So the race was settling down. Brandon's Cooper-Bristol was afflicted with the fan-belt trouble and the Connaughts, although going splendidly, seemed to have miscalculated their fuel consumption, for Thompson called in for fuel, oil and water, and Poore lost 55 sec. refuelling, which gave Hawthorn his chance to notch up a place, the Cooper-Bristol being third after 49 laps and, a grand tribute to its Farnham tuners, going as well as ever. Through Stowe Corner Mike had all the polish and "on-rails" technique of the great Alberto himself, albeit he had averaged 88,24 m.p.h. after 50 laps to Ascari's 91.01 m.p.h. Hawthorn was, in fact, 65 sec. behind Taruffi in the second Ferrari.

Duncan Hamilton's usual fiery drive for H.W.M. ended hereabouts, with what could have been a stuck valve, and Bianco, never very fast in the A6G Maserati, lost a minute for refuelling. Then Downing had to stop his Counaught for the same purpose, but lost only 30 sec. Gaze gave in to his long struggle to right the H.W.M. machinery, Macklin's H.W.M. took on fuel and water, McAlpine's Connaught and Graham Whitehead's Alta fuel. Brown stopped once more, this time for oil.

Alberto Ascari receives the winners' trophy for winning the 1952 British Grand Prix

Alberto Ascari receives the winners' trophy at Silverstone. Photo: Motorsport Images

So there it was!—British cars, on the whole, doing well, Hawthorn and Poore outstanding, and Connaught seen as a new Formula II challenger to Cooper-Bristol, but delayed either mechanically or for fluids, while the Ferraris ran on unassailably. Even Farina's was going better, and by 70 laps was in sixth place. Alas, Peter Collins' H.W.M. lost nine minutes while misfiring was traced to a faulty magneto and oil was poured into the engine. So the Fifth R.A.C. British G.P. of the B.R.D.C., promoted by the Daily Express, ran to its interesting and accident-free close. The final result was:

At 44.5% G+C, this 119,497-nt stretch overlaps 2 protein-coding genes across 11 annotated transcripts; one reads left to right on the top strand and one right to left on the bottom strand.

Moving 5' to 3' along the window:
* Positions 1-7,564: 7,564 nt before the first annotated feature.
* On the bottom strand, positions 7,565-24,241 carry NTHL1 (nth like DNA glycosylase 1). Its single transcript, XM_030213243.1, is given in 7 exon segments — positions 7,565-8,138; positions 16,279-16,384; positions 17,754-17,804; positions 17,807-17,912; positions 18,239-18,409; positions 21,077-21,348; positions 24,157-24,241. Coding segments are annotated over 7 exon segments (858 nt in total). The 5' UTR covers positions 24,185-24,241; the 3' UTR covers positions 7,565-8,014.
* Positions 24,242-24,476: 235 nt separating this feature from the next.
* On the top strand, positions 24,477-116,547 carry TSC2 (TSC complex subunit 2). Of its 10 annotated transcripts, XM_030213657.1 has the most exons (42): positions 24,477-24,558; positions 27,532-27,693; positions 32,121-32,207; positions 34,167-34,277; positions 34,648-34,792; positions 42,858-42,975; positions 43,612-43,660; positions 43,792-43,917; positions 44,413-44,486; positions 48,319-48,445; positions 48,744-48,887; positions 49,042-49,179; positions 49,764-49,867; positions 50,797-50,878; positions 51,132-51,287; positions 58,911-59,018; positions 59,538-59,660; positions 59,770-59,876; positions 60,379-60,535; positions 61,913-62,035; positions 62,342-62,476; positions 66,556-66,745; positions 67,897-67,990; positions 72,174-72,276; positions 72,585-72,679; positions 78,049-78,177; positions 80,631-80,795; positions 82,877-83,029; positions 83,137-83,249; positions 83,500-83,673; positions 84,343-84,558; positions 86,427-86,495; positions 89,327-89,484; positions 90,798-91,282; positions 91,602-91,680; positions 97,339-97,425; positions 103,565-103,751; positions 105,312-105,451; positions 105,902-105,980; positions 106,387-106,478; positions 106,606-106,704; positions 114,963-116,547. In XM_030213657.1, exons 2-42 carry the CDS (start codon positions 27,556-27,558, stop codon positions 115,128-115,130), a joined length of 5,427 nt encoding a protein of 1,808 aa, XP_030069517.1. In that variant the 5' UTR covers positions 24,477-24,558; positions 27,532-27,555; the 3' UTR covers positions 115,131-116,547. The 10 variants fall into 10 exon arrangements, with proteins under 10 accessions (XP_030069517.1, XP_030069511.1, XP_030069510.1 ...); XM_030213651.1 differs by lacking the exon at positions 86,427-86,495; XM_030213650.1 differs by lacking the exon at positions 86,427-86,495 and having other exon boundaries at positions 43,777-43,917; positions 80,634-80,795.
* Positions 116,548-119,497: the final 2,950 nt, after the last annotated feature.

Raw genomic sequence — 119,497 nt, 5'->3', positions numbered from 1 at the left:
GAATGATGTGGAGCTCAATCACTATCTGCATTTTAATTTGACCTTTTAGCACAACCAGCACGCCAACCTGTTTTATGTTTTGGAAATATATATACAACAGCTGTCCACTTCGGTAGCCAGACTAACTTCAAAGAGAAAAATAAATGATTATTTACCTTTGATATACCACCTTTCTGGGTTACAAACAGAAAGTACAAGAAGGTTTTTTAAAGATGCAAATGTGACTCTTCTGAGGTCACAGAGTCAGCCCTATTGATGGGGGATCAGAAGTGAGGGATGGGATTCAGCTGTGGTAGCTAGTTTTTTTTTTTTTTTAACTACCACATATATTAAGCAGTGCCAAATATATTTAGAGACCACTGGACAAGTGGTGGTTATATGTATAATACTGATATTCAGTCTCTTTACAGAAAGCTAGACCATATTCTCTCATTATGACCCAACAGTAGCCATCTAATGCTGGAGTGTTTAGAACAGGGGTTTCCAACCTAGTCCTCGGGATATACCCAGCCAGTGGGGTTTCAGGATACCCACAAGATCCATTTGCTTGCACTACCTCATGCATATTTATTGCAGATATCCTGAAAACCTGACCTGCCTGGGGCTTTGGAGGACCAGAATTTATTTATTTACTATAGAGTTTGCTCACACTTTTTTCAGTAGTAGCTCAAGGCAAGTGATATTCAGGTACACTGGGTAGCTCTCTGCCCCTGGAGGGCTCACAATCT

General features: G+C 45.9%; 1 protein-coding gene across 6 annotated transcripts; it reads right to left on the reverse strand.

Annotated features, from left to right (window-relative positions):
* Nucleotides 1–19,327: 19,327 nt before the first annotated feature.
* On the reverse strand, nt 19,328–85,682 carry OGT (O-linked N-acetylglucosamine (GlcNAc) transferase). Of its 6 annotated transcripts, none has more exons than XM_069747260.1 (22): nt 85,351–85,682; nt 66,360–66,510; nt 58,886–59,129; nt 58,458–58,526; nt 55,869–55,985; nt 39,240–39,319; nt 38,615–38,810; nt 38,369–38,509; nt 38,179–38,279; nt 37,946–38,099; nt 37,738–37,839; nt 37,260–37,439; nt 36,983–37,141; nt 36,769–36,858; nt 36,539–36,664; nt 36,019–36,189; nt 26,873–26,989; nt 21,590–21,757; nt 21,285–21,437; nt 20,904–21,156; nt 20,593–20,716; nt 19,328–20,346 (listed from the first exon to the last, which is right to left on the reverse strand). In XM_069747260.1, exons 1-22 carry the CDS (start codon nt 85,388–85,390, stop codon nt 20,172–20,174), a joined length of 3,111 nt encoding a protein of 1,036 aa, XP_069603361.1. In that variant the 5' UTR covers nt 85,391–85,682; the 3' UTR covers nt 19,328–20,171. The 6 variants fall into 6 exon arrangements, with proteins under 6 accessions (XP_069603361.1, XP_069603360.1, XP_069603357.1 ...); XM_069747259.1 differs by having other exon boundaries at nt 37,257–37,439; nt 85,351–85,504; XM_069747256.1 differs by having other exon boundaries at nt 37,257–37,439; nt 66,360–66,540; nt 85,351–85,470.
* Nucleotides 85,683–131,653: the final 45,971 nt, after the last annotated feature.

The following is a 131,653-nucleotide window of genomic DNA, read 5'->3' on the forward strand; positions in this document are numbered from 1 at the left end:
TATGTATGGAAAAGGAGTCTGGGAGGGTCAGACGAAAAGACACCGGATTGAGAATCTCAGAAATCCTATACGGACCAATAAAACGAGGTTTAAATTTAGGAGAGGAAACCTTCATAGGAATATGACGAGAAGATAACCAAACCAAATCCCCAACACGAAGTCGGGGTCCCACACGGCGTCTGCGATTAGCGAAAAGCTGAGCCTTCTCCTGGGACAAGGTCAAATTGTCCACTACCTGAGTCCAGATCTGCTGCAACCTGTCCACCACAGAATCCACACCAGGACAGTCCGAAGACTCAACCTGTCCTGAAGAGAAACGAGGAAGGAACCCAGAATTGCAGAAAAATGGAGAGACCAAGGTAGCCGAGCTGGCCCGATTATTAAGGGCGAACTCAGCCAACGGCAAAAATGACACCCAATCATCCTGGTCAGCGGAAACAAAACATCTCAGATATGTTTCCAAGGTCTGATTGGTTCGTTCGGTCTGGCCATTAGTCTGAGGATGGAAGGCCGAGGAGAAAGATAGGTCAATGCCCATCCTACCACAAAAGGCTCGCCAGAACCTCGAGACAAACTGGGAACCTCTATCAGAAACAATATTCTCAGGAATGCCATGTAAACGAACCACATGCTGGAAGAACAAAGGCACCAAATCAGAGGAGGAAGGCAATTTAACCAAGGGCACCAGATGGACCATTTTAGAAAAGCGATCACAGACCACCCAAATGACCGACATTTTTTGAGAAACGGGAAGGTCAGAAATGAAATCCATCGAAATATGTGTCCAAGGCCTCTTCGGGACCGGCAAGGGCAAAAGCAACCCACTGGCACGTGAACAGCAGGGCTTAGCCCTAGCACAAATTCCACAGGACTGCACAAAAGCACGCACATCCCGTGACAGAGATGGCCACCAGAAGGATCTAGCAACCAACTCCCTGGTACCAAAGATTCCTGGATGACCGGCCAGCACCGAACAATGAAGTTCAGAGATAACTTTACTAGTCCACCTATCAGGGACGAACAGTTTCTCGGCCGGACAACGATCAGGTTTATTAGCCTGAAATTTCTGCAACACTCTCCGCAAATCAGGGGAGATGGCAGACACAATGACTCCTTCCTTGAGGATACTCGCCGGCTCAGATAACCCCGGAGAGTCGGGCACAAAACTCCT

1st: A. Ascari (Ferrari), 2 hr 44 min 11 sec.; 90.92 mph

2nd: P. Taruffi (Ferrari), 1 lap behind.

3rd: M. Hawthorn (Cooper-Bristol), 2 laps behind.

4th: D. Poore (Connaught); 5th: E. Thompson (Connaught); 6th: G. Farina (Ferrari); 7th: R. Parnell (Cooper-Bristol); 8th: R. Salvadori (Ferrari); 9th: K. Downing (Connaught); 10th: P. Whitehead (Ferrari); 11th: B. Bira (Gordini); 12th: C. Whitehead (Alta); 13th: L. Macklin (H.W.M.); 14th: R. Fischer (Ferrari); 15th: J. Claes (Gordini); 16th: K. McAlpine (Connaught); 17th: H. Schell (Maserati Plate); 18th: G. Bianco (Maserati); 19th: de Graffenried (Maserati Plate); 20th: F. Brandon (Cooper-Bristol); 21st: T. Crook (Frazer-Nash); 22nd: A. Brown (Cooper-Bristol).

Fastest lap: A. Ascari (Ferrari), 1 min. 52 sec. --94.08 m.p.h.

Formule Libre Race (35 laps, approx. 103 miles)

While the contestants in the Grand Prix either celebrated success or licked their wounds, the Rover turbine gas car demonstrated its vastly impressive accelerative and speed capabilities to the huge crowds round the circuit (and that evening it was driven away through the press of traffic like any other car), and the successful Sunbeam-Talbot team from the Alpine Rally completed a lap of honour, and then came the Formule Libre Race, a Daily Express gift to B.R.M.!